“And He took with Him Peter and James and John, and began to be very distressed and troubled. And He said to them, ‘My soul is deeply grieved to the point of death; remain here and keep watch.'” (Mark 14:33-34)
When a grieving, troubled or distressed Christian is told by others in his or her church that they should “count it all joy…”, the implicit message to them is that a person with true faith is emotionally unaffected by their circumstances. This unwritten rule is prevalent in church culture. It seems we have elevated stoicism to the status of virtue. This idea is certainly not Biblical, nor is it even practical or realistic. To a person who is grieving or hurting, it is at best frustrating or insulting. At worst, it can be discouraging, demoralizing, or alienating. The logical conclusion from such a line of thinking is that anyone who is emotionally distraught must be somehow caught in sin or lacking in faith. If that is the message we are sending to those who are hurting in our churches, then we are drastically misrepresenting our Savior.
If we look closely at the Jesus the Bible describes, we see that He experienced the fullness of life as a man, with a rich and varied emotional life. He at various times showed joy, compassion, anger, love and grief. No place shows his emotional reactions more vividly than the description of his night in the Garden of Gethsemene. After the Last Supper with His disciples, on the night He was to be arrested, Jesus entered one last time into the Garden to pray in preparation for the suffering He was to endure. It was no surprise to Jesus that the Father was going to ask Him to suffer on the cross. Jesus had been telling people for some time about it. Still, it seems that it was at that moment when the reality of what He was about to go through hit Him in full force. You know that moment when a difficult step goes from being something you will have to do sometime to something you have to do right now? That is what the Garden of Gethsemene was to Jesus.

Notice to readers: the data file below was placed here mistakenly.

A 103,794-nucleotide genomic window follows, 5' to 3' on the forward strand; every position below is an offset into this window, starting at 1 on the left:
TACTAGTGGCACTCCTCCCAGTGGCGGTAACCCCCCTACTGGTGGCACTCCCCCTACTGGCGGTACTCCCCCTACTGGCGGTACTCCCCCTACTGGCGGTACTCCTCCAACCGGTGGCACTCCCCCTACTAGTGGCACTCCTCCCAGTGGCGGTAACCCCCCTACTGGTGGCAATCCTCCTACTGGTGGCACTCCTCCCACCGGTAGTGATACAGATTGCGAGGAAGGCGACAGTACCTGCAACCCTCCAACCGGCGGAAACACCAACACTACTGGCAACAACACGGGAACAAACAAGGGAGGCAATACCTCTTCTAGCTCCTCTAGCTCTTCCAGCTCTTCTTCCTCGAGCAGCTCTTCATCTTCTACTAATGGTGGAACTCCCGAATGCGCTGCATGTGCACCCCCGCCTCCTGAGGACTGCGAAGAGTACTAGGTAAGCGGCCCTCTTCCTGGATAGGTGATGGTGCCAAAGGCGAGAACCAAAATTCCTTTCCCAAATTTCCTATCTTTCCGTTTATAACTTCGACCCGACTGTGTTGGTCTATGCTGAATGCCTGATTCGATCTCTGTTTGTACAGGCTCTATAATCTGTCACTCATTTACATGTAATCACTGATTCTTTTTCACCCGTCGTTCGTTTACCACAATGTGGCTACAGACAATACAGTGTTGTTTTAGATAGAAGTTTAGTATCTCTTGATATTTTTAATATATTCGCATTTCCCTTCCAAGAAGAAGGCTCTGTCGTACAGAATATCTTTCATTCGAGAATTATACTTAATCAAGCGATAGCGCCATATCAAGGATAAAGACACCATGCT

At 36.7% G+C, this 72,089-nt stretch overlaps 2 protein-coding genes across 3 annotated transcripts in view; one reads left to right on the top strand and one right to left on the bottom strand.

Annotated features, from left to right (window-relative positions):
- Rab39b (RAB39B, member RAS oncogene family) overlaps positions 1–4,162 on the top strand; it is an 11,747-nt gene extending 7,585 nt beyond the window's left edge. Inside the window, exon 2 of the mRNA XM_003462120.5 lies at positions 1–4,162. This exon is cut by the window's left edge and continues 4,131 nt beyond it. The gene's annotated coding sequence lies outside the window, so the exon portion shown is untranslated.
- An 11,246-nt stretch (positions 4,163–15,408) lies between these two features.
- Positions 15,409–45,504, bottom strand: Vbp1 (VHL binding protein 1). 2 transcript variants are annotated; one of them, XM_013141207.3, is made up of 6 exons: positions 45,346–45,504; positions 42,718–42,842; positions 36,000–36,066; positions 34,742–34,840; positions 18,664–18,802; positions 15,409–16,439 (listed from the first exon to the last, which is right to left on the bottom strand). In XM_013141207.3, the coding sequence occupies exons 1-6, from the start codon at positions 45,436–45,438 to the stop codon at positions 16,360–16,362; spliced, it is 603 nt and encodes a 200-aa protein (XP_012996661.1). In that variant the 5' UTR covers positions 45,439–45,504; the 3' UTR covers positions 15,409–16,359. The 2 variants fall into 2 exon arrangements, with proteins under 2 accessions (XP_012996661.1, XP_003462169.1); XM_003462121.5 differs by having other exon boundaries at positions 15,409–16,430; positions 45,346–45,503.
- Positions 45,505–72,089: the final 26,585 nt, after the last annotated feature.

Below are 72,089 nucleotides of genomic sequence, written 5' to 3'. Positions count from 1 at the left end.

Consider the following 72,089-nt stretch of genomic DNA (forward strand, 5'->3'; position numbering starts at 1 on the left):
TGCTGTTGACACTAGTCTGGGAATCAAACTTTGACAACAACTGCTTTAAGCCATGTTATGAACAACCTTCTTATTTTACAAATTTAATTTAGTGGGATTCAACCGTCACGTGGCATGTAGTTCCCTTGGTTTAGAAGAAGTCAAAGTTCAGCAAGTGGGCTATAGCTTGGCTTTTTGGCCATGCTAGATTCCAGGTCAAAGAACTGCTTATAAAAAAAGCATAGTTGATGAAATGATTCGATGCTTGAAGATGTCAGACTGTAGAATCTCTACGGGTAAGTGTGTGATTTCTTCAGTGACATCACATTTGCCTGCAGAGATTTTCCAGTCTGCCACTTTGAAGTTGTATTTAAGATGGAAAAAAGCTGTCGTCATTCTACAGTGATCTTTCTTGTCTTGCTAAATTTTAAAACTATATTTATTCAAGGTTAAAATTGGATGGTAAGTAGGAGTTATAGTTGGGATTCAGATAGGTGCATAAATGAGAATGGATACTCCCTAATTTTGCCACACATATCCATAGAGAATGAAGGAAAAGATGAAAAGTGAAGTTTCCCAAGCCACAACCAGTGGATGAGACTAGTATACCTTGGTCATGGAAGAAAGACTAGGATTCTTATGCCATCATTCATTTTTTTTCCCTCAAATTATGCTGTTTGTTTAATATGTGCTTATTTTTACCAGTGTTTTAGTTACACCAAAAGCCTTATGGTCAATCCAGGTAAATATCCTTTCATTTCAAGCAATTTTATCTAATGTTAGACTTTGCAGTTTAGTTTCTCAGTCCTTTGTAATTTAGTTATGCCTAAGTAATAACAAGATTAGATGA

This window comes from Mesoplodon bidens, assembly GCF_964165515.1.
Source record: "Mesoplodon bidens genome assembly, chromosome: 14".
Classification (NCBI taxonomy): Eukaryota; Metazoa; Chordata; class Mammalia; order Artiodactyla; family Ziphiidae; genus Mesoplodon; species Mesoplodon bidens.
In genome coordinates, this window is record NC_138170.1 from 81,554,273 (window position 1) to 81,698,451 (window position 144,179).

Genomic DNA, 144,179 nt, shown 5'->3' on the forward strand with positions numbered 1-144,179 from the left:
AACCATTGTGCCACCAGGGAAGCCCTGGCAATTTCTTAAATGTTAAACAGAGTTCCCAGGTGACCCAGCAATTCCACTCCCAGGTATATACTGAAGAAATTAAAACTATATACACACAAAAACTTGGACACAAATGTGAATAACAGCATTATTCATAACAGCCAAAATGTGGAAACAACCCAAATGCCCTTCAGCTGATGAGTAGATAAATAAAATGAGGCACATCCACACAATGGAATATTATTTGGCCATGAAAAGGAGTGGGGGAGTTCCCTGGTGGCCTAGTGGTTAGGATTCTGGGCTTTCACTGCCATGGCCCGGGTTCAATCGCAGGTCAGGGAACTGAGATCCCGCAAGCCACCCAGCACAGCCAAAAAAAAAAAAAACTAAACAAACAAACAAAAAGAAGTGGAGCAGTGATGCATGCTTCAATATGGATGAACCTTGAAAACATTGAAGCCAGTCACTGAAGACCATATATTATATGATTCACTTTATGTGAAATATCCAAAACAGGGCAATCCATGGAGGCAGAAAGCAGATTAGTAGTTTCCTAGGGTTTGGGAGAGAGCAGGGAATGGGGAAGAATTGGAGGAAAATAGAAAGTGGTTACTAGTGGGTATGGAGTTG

The adjective translated as “very distressed” is actually translated elsewhere as “amazed.” It is the same word used to describe the female disciples’ reaction to seeing an angel in Jesus’ empty tomb (Mark 16:5). Jesus, the man who was also fully God and without sin, was actually in awe of the suffering He was about to endure. He felt the depths of anxiety and grief to the point that He already felt as if He was near death. He was far from being cool, calm and collected as we like to imagine Him. None of us can claim to have experienced the depths of despair He faced as He took the burden of the sin of mankind on His back, but we can learn an important lesson from His response. The unspoken truth of this account is that Jesus did not sin in His reaction because He never deviated from His commitment to do the Father’s will. He suffered deeply and willingly walked right into a depth of despair we could never imagine. His faithfulness was not measured by a stoic, steel-faced response to the nightmare lying ahead, but by a willingness to suffer whatever the Father laid out for Him.
We will all at times taste of the suffering this world brings. It is unrealistic for us to think that we should be able to face that suffering without any form of negative emotion. If Jesus is our model, we can be anxious, grieving or overwhelmed and yet still remain faithful to our Father. There is no reason to feel guilty for grieving the loss of a loved one or fearing unemployment. We are not expected to enjoy an abusive relationship or take pleasure in the manipulations of an intrusive parent. The faith that Jesus displayed in the Garden of Gethsemene is something entirely different. It is found in His heart of obedience, His unflinching trust in His Father, and His determination to do what was right no matter the consequences. As we face whatever difficulty the Father has allowed, He is looking for those same qualities in us: not a lack of feeling, but a faithfulness that trumps our feelings.
Mike is the director of Safe Harbor Christian Counseling of Philadelphia and counsels at the Newark, Wilmington, Elsmere and Glenmoore locations. Mike counsels adolescents, adults, children, and couples.